score:17

Accepted answer

The first problem is that your GeoJSON file isn’t in degrees [longitude°, latitude°], otherwise known as EPSG:4326 or WGS 84. To convert your GeoJSON file to WGS 84, you first need to create a projection file, say albers.prj so that you can tell OGR what the source projection is.

+proj=aea +lat_1=52 +lat_2=64 +lat_0=0 +lon_0=105 +x_0=18500000 +y_0=0 +ellps=krass +units=m +towgs84=28,-130,-95,0,0,0,0 +no_defs

Then, “unproject” the GeoJSON file by converting it to WGS 84:

ogr2ogr -f GeoJSON -s_srs albers.prj -t_srs EPSG:4326 map_rus_wgs84_geo.json map_rus_geo.json

Now you can convert to TopoJSON in WGS 84, rather than projected coordinates. I’ve also taken the liberty of doing some simplification:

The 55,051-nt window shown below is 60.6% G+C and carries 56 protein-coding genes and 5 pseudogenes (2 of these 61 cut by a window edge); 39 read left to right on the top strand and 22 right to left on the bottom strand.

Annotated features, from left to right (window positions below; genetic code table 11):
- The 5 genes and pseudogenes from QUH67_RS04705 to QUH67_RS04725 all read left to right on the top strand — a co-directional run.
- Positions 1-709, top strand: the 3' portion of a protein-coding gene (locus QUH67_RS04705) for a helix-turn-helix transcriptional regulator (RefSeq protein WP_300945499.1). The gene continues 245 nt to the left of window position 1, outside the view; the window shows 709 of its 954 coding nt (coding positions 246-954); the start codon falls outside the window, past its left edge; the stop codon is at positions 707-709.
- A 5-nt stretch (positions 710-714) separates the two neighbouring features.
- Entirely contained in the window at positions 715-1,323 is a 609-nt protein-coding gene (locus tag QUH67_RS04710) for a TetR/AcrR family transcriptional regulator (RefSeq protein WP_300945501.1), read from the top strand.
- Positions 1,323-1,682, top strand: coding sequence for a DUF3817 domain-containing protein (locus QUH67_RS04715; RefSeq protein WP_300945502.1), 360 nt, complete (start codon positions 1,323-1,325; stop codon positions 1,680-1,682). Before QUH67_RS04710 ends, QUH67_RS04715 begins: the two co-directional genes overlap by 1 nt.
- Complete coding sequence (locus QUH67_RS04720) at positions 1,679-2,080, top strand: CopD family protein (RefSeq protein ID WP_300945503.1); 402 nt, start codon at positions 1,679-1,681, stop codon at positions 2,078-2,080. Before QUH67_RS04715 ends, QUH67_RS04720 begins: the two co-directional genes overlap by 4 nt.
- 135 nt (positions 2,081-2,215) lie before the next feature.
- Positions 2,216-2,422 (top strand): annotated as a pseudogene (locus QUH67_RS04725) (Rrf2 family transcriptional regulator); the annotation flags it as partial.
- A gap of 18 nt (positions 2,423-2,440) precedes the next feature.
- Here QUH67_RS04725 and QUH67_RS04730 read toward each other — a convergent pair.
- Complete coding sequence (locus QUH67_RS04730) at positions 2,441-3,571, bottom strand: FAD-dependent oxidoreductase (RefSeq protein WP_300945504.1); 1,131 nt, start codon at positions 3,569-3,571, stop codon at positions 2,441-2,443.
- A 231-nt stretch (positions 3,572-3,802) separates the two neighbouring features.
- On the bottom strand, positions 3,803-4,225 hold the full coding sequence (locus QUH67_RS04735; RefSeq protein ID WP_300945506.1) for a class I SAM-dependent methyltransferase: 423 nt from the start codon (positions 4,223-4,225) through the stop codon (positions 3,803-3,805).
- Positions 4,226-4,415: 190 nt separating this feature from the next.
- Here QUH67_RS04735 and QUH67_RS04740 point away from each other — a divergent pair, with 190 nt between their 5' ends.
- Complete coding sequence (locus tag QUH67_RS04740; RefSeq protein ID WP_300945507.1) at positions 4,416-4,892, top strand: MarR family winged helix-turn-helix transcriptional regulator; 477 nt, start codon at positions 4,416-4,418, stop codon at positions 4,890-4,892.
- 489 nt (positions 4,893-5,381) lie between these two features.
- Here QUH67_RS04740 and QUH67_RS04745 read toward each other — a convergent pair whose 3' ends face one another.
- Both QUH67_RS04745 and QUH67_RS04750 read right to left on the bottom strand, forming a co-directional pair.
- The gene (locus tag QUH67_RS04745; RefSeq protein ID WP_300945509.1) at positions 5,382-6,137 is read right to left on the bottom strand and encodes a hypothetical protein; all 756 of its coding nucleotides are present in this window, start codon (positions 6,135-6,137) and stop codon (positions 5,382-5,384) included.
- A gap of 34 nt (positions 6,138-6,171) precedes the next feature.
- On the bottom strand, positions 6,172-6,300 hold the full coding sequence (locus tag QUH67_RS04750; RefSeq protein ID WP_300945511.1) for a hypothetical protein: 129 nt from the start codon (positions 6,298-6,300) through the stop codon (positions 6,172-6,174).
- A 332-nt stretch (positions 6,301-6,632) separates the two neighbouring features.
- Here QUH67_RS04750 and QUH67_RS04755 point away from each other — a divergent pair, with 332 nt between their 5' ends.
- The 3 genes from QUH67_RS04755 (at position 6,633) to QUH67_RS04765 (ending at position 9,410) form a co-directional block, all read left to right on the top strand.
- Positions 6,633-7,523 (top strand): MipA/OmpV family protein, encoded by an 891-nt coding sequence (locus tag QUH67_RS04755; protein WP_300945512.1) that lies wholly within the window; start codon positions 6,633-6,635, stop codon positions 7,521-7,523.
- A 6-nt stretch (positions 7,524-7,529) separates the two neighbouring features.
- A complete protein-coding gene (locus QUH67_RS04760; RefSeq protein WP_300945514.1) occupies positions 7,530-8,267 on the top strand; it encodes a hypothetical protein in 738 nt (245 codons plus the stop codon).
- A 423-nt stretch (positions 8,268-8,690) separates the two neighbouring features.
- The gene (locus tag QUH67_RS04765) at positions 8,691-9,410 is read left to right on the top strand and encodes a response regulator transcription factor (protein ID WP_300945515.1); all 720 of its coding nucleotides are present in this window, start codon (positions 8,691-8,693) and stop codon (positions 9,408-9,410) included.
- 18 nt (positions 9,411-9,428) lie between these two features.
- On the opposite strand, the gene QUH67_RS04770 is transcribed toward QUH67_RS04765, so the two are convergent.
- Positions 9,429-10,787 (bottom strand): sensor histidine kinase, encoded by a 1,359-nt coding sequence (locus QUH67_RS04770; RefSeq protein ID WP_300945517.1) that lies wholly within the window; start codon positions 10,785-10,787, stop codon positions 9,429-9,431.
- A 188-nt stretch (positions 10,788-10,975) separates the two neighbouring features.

topojson -o map_rus_wgs84_topo.json -s 1e-7 -- russia=map_rus_wgs84_geo.json

The second problem is that your projection definition in D3 is incorrect. The d3.geo.albers projection has a default rotate and center that’s designed for a U.S.-centered map, so in addition to defining the center you’ll also need to override the default rotation. In fact, the +lon_0 (central meridian) projection parameter maps to the projection’s rotation, not the projection’s center. Giving:

var projection = d3.geo.albers()
    .rotate([-105, 0])
    .center([-10, 65])
    .parallels([52, 64])
    .scale(700)
    .translate([width / 2, height / 2]);

(I fudged with the center parameter to put Russia at the center of the viewport. You can compute this automatically if you prefer.) You should now see something like this:

Albers Siberia

It’s also possible to work with projected (Cartesian) coordinates in TopoJSON, and then define a d3.geo.path with a null (identity) projection, but I’ll leave that for a separate question.


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